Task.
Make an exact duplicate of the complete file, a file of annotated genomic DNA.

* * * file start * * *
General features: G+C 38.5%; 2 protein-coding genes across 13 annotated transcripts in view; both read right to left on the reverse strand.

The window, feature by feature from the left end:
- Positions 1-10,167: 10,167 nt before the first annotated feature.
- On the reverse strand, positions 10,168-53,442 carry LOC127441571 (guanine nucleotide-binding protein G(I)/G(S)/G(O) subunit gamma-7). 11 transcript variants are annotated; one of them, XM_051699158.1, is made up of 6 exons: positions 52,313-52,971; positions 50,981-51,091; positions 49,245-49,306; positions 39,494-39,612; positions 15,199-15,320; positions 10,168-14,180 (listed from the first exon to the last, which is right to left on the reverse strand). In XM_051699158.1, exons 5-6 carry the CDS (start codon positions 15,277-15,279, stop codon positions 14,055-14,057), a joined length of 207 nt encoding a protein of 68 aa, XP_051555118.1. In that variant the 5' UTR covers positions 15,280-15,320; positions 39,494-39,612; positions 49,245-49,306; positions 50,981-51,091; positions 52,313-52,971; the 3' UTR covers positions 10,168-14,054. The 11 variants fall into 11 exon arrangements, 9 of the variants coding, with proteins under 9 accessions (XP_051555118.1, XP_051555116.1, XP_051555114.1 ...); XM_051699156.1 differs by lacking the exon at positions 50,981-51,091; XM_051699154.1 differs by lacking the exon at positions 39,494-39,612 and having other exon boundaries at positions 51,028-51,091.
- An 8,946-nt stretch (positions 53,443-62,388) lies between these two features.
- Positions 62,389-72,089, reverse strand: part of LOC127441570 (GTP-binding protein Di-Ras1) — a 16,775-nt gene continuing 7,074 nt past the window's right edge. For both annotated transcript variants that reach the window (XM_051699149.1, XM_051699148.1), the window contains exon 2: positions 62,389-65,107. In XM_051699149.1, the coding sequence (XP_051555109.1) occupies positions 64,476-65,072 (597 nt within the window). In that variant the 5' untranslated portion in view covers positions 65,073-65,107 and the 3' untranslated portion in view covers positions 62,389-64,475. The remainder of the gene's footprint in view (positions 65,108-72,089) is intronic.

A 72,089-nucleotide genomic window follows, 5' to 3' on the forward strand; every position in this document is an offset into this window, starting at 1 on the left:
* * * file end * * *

General features: G+C 38.5%; 2 protein-coding genes across 13 annotated transcripts in view; both read right to left on the reverse strand.

The window, feature by feature from the left end:
- Positions 1-10,167: 10,167 nt before the first annotated feature.
- On the reverse strand, positions 10,168-53,442 carry LOC127441571 (guanine nucleotide-binding protein G(I)/G(S)/G(O) subunit gamma-7). 11 transcript variants are annotated; one of them, XM_051699158.1, is made up of 6 exons: positions 52,313-52,971; positions 50,981-51,091; positions 49,245-49,306; positions 39,494-39,612; positions 15,199-15,320; positions 10,168-14,180 (listed from the first exon to the last, which is right to left on the reverse strand). In XM_051699158.1, exons 5-6 carry the CDS (start codon positions 15,277-15,279, stop codon positions 14,055-14,057), a joined length of 207 nt encoding a protein of 68 aa, XP_051555118.1. In that variant the 5' UTR covers positions 15,280-15,320; positions 39,494-39,612; positions 49,245-49,306; positions 50,981-51,091; positions 52,313-52,971; the 3' UTR covers positions 10,168-14,054. The 11 variants fall into 11 exon arrangements, 9 of the variants coding, with proteins under 9 accessions (XP_051555118.1, XP_051555116.1, XP_051555114.1 ...); XM_051699156.1 differs by lacking the exon at positions 50,981-51,091; XM_051699154.1 differs by lacking the exon at positions 39,494-39,612 and having other exon boundaries at positions 51,028-51,091.
- An 8,946-nt stretch (positions 53,443-62,388) lies between these two features.
- Positions 62,389-72,089, reverse strand: part of LOC127441570 (GTP-binding protein Di-Ras1) — a 16,775-nt gene continuing 7,074 nt past the window's right edge. For both annotated transcript variants that reach the window (XM_051699149.1, XM_051699148.1), the window contains exon 2: positions 62,389-65,107. In XM_051699149.1, the coding sequence (XP_051555109.1) occupies positions 64,476-65,072 (597 nt within the window). In that variant the 5' untranslated portion in view covers positions 65,073-65,107 and the 3' untranslated portion in view covers positions 62,389-64,475. The remainder of the gene's footprint in view (positions 65,108-72,089) is intronic.

A 72,089-nucleotide genomic window follows, 5' to 3' on the forward strand; every position in this document is an offset into this window, starting at 1 on the left: